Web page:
As is more than obvious, the Israeli born Kuncman’s work as a conceptual artist is far-reaching.  She considers herself a multidisciplinary artist and two works she is currently showing in the Hartford, CT exhibition “Seduced by the Sacred” (Charter Oak Cultural Center, www.charteroakcenter.org, until November 22) validate that claim.   These manipulated photographs introduce Torah texts into the very fabric of life.  Sacred Ground is simply an image of an Israeli beach that fills most of the rectangle, surmounted by a thin strip of sea and a narrow expanse of cloud-filled blue sky at the top.  Then you notice the text faintly written in the sand, the first two paragraphs of the Shema written in formal Torah letters.  Once you understand what the text reads the artwork leaps alive; image, text and title percolating into a new meaning of how Eretz Yisroel is literally infused with the holy script.

 

 


LeAhava, photograph by Batya Kuncman

Courtesy Charter Oak Cultural Center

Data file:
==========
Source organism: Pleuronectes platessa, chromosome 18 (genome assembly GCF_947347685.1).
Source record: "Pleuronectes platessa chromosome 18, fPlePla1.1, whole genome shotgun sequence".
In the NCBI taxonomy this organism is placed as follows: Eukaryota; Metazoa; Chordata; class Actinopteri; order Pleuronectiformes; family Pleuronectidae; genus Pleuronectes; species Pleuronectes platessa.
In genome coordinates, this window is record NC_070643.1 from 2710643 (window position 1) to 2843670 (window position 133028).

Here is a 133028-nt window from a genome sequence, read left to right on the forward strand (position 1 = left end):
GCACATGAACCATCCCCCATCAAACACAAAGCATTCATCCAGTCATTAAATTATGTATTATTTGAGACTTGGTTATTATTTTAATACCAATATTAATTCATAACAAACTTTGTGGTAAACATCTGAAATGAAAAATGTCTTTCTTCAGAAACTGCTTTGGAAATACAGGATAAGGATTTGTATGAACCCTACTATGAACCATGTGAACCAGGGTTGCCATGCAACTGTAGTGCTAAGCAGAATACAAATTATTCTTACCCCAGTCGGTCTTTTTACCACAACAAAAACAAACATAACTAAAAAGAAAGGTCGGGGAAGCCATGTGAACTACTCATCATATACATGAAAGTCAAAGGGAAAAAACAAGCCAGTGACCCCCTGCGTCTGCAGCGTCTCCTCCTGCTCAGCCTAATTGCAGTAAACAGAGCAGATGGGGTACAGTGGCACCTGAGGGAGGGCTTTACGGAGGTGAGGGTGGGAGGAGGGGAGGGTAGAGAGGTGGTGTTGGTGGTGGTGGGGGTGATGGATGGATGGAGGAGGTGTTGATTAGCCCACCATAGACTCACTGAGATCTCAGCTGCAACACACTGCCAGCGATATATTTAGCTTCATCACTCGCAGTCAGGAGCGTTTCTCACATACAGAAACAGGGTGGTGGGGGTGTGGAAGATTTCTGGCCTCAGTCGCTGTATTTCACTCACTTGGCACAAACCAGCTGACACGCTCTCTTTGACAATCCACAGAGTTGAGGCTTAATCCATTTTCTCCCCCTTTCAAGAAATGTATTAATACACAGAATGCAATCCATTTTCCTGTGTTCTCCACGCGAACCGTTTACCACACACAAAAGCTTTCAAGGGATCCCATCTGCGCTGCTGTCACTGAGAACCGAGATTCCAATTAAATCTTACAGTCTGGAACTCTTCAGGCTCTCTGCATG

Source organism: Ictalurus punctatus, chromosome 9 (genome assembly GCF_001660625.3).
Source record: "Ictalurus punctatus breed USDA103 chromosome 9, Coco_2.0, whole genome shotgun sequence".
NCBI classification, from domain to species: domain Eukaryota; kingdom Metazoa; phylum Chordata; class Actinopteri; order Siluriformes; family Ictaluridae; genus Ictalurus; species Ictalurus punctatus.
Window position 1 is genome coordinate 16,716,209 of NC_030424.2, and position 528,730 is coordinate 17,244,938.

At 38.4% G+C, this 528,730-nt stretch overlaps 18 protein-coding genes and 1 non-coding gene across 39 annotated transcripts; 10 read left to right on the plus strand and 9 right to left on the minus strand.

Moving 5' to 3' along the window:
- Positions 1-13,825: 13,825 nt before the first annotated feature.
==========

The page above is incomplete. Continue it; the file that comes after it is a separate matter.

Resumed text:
Her companion photograph, leAhava, reveals a similar meaning in a shockingly personal way.  We see a close-up of one person’s left eye.  The eye is open looking straight at the viewer, framed by its upper and lower lids.   Irregular eyelashes punctuate the exposed eyeball.  Only once you notice the Torah letters inscribed neatly across the light brown iris does the image become considerably more than a portrait of one eye.  Indeed in making out the text one can only see a cropped view of three lines of the second paragraph of the Shema.  While leAhava is legible as is most of naf’shehem only a bit of d’ganechha appears around the lower edge.  Somehow this bizarre image concretizes the realization of how we indeed internalize the words of Torah and how deep within us our acceptance of mitzvos should and can be.  Here the text operates as an engine of meaning, proclaiming that the commandment to love God (l’Ahava) must infuse our very souls (nafshehem) and to do so results in our sustenance (diganechha).  The experience of realizing what the artist is getting at is electrifying.  In one image she has restated the fundamental meaning of this essential Torah passage.